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BRASCH, Claire Clifford 1916-2012

BRASCH, EMERSON

Posted By: Kermit Kittleson
Date: 2/1/2012 at 13:04:56

Claire Brasch

#1:

ST. ANSGAR, IOWA - Claire Brasch, a long-time resident of St. Ansgar, owner of St. Ansgar Grain and Feed, later NorOats, and a decorated World War II veteran, died Thursday, Jan. 26, 2012, at age 95.

A memorial service will be at 10 a.m. Monday, Jan. 30, 2012, at the United Methodist Church, St.Ansgar, with the Rev. Peter Chang and the Rev. Lance Kittleson officiating. Visitation will be from 4 to 6 p.m. today, Sunday, Jan. 29, at Schroeder & Sites Funeral Home, St. Ansgar.

Born in 1916 near Hudson, Iowa, he came of age during the Great Depression, working a family farm with his two brothers, Roland and LeRoy, and his parents, Ceola and Art Brasch. When World War II broke out, he volunteered as a Marine and spent the next four years fighting in the Pacific Theater, seeing action on the islands of Saipan, Tarawa, and Guadalcanal, among others. He received a Purple Heart for his actions on Saipan, where he suffered shrapnel wounds after a brutal battle to take the island.

He met his wife Dorothy, a Navy Wave and native of New York, when she was training in Cedar Falls. They were married the next year, 1945, in San Diego, before he was shipped off to a planned invasion of Japan. Enroute, the war was declared over, and he returned with his new wife to New Hampton, Iowa. With help of the GI Bill, he built their first home and began work as an electrician.

Within a few years, he had heard of a business opportunity to operate a grain elevator in St. Ansgar and with Curtis Taylor, the two bought St. Ansgar Grain and Feed in 1950. After dissolving the partnership, he continued to operate the feed mill until 1977, when he expanded operations to process race horse feed.

Upon his retirement, a group of investors bought the business and transformed it into NorOats. Today, after continued expansion and another name change, Grain Millers now runs 24-hours shifts, employing more than 100 people in a town of 1,000.

Besides his business acumen, Claire was known for his woodworking, carving, and model railroad. His woodwork graces the homes of many St. Ansgar residents, from grandfather clocks to shaker boxes. His model train winds through the story of his life, from farmstead to St. Ansgar-in miniature. During winters, he could be found with wood chips at his feet as he perfected the wings on the carvings of his cardinals and ducks.

He is survived by his wife of 66 years, Dorothy Brasch; his daughter Sally Emerson-Brasch, his son Bob Brasch and wife Susan Brasch; his daughter Barbara Ray and husband Rex Ray; his grandchildren Tara Thorson and husband Corey Thorson, and their children, Elle Sue, Cadence, Mayzie, and Kemper; Eric Kline and his wife Sunny Kline and their children Tyson and Charlie; Kim Opstvedt and husband Shawn Opstvedt and their children Emily and Colin; Christopher Poulos and wife Jessica Poulos and their children Logan and Brayden; Kelsey Brasch; Michael Brasch; and Jacob Brasch.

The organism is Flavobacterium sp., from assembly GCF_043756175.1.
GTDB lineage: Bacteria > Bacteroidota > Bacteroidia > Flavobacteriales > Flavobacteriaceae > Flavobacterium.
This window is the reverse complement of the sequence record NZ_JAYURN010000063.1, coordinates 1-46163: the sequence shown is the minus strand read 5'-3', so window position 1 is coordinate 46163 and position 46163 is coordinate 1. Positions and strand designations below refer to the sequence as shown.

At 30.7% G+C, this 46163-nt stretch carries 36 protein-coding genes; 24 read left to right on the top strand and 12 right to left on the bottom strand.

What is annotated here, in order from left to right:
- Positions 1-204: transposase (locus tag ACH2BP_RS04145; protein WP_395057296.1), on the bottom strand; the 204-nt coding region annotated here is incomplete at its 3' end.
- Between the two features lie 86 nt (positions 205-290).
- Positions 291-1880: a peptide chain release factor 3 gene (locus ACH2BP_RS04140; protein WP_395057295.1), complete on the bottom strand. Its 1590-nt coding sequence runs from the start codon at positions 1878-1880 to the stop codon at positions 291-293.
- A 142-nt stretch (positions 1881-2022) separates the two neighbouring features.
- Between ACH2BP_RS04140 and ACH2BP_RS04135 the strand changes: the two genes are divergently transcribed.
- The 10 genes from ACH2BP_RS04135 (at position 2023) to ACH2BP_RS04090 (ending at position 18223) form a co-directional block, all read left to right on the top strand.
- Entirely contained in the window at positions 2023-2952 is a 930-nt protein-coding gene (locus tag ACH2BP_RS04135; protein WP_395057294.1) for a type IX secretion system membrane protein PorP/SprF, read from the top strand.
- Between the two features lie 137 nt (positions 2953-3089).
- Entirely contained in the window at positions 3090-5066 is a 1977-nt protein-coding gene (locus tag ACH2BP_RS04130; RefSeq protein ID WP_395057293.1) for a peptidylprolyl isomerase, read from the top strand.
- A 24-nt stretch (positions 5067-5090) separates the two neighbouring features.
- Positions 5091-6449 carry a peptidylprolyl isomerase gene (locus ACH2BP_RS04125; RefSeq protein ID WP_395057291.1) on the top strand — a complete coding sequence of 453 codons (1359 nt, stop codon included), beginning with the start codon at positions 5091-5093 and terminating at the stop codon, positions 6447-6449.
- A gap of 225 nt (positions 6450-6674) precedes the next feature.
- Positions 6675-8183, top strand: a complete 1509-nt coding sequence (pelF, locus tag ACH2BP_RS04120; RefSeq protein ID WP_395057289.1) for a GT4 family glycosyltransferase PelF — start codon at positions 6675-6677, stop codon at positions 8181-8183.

He was preceded in death by his daughter Susan Kline, and his brothers LeRoy Brasch and Roland Brasch.

He was deeply loved, and his gentle, caring spirit-and dry wit-will be missed. He left us with his favorite parting words: "keep working."

Schroeder & Sites Funeral Home, St. Ansgar,641-713-4920.

[ Globe Gazette online, January 29, 2012 ]
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#2:

Brasch, a graduate of Orange township high school five years ago. . . .

[Waterloo Courier, Nov 6, 1941]

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#3:

In a letter received Friday, the day after his parents, were notified by the government he was wounded in action, Corporal Brasch told of suffering more than two dozen shrapnel wounds in his back when blown out of a fox hole.

He said he was sleeping for the first time in several nights and supposed he had talked in his sleep, thus being discovered. The mortar fire stopped soon after he was hit, which may explain his statement of expecting to be back to duty within a few days.

Corporal Brasch had been in both the Guadalcanal and the Tarawa battles, but this is his first wound.

He enlisted in the Marine Corps in August, 1941, going overseas the next July.

[Waterloo Daily Courier, Sunday, July 23, 1944, Waterloo, Iowa]
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#4:

Claire Brasch won the sharpshooter badge for the pistol and marksman badge for the rifle, and qualified as an expert with the bayonet, while still in training.

[Waterloo Courier - 11-13-1941]
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#5: NOTES:

His middle name is Clifford.

Photo of Claire Brasch


 

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